Wednesday, March 31, 2010
My west coast sister (Long Beach) just sent me these pics she took at a reception for a student art show in which her soon-to-be-graduating son Scott had an entry, and in which he won a $25 gift certificate for his art! Yep, that's my nephew.
Above is a close-up of the winning picture, a graphite drawing of some Easter Island type statues. Pretty cool, if you ask me. Pretty cool even if you don’t.
And here’s Scott escorting my brother-in-law’s Mom into the reception. What a considerate, handsome, intelligent, athletic, artistic-type guy.
When I was talking to my sister on the phone yesterday. she told me that Scott, having mastered water polo, is now on to bicycling, and
plans to start training for triathlons in the near future. She says it’s kinda weird when your kids grow up and start doing stuff.
Scott: Yeah, me and my buddies are thinking about cycling across country
Back to the reception: here are younger brothers Brian* and Mike*, along with Grandma**, the artist himself, and Dad**, taking in the greatness & mystery that is Scott’s art.
*also loaded down with good looks, talent, intelligence and athleticism
** and just where did think all those good looks, that talent, intelligence and athleticism came from? ... yeah, that’s right ... it runs in the family.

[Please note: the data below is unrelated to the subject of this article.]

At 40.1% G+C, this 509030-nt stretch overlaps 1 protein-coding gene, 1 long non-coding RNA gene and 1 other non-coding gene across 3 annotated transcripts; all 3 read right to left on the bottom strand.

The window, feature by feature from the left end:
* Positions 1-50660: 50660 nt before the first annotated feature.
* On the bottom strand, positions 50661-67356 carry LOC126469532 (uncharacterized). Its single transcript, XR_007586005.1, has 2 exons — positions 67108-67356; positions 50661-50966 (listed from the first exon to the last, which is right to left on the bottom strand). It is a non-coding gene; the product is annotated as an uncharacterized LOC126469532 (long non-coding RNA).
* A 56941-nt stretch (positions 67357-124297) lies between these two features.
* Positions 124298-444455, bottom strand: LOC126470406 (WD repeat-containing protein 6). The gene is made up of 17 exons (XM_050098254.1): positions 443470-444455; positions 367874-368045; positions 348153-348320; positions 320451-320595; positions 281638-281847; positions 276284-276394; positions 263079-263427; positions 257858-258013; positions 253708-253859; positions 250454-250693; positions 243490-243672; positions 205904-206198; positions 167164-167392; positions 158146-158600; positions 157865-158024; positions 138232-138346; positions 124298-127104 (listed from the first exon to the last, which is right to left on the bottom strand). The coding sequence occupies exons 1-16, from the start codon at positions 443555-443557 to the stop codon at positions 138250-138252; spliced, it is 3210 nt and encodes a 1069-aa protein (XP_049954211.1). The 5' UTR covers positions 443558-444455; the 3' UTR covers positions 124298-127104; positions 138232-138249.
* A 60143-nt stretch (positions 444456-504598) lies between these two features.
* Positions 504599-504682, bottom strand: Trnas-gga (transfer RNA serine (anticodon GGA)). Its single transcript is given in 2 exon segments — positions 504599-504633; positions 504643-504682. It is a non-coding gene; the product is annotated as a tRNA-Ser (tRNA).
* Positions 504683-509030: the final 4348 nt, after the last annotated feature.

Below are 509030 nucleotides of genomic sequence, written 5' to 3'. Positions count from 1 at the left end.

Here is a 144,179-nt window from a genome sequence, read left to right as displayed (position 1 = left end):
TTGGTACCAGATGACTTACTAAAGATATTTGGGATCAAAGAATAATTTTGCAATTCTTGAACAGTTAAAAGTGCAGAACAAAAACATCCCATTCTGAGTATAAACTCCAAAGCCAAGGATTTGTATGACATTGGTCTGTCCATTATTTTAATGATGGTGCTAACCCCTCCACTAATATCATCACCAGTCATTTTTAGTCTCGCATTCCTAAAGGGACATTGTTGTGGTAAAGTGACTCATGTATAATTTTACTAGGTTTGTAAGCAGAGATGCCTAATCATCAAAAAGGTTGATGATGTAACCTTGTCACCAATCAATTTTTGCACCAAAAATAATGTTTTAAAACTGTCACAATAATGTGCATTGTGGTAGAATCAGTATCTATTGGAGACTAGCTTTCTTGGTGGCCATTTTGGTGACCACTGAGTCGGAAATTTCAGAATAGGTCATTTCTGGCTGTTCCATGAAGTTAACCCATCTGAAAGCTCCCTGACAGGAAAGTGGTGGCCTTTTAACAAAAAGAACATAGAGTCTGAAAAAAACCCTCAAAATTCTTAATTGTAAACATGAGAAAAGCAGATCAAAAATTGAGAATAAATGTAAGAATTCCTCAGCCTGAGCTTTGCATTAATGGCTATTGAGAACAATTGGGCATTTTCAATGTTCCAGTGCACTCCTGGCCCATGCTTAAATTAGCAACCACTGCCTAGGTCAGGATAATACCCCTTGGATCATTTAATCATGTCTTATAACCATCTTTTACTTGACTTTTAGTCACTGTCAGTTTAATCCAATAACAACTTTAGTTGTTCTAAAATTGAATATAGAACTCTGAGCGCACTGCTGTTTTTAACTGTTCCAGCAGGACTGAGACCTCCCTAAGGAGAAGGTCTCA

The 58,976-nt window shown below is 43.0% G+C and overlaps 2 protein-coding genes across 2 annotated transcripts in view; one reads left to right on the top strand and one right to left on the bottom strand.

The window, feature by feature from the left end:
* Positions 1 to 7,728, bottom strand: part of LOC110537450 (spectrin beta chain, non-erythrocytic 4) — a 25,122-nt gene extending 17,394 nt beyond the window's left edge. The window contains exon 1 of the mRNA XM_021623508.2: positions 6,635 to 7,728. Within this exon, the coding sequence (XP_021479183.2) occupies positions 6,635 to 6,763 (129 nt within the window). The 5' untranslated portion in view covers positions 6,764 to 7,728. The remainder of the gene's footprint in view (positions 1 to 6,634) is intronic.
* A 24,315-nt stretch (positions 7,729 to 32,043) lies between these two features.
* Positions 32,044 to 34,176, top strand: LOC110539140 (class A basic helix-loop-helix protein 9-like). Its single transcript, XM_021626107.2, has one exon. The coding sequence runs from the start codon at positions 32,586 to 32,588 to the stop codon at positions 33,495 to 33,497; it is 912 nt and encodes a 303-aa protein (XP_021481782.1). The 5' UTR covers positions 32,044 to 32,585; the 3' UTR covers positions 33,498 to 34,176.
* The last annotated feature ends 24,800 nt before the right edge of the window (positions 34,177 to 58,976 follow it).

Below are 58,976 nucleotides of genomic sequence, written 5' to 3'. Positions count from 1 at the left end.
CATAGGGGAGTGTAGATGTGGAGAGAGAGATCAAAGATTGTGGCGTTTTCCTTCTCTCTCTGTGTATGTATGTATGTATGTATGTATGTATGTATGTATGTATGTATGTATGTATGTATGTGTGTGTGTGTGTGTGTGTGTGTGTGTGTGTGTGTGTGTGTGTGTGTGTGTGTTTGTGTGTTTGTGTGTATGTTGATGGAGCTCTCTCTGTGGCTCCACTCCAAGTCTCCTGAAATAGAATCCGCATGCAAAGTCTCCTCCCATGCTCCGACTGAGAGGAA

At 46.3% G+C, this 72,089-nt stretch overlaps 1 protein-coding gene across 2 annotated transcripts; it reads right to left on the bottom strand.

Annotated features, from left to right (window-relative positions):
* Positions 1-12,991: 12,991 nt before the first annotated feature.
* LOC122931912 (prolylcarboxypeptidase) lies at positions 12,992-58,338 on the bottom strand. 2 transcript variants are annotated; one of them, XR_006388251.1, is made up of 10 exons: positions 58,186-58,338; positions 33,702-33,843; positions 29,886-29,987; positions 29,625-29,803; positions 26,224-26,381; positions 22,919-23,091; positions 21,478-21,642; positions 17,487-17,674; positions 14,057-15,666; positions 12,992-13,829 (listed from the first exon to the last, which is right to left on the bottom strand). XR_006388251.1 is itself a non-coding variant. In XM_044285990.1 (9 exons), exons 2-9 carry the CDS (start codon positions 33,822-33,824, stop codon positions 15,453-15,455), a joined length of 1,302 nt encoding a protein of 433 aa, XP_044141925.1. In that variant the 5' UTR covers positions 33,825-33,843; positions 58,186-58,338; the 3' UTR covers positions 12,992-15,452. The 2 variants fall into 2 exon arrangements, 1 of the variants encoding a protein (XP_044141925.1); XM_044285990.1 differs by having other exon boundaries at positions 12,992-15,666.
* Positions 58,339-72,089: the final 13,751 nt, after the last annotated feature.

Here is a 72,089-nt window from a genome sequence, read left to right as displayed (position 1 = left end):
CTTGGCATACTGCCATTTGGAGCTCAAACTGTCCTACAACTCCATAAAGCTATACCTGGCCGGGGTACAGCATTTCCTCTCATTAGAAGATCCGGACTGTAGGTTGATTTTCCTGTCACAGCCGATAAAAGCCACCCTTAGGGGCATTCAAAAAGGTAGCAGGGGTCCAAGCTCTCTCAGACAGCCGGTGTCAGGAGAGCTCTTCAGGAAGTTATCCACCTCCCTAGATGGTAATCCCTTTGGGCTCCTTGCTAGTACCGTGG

Thursday, March 25, 2010
Is this one of the most beautiful cat faces in the world, or what? I was over at my friend Ramona’s, taking pictures of her camelia bushes in full bloom, and her cat Biscuit appeared, just begging to be photographed. We had a great photo session there on the back steps until it was time for Ramona and I to hop in the car and head down to Lowe’s to pick out paint for a dresser she’s restoring.
Art Update: I have been working diligently on a large acrylic painting with a collage type feel ... in fact, I did a sort of collage in photoshop to compose it, and I’m using that as a guide to paint it. It’s an illustration for a poster advertising an event titled “All That Gllitters Is Not Gold,” and it has a lot of different textures. I’m having a real blast working on it. I think I’ll have it done in a day or two so I can post it.
I used parts of it that are finished to put together this logo for mail-outs:
Meanwhile, I’m also very excited about my new oil paints that arrived this week. I LOVE doing research on products I’m considering purchasing, and I finally narrowed down my color choices from approximately one gazillion to a manageable 15 or so tubes.
In one of her posts, The Pioneer Woman said that if it wasn’t so impractical for her to own 80 different patterns of china, she would own 80 different patterns of china. Well, I’m the same way about paint colors ... I love them all! Highly impractical to have them all, though. So I do research on all the different colors and what goes into them, and how they mix, and the colorfastness, etc etc etc. to help me make my decision. The part I love the best is the history of use of the different colors. Like Bone Black is actually made from charred bones, one of the oldest pigments - used in cave paintings.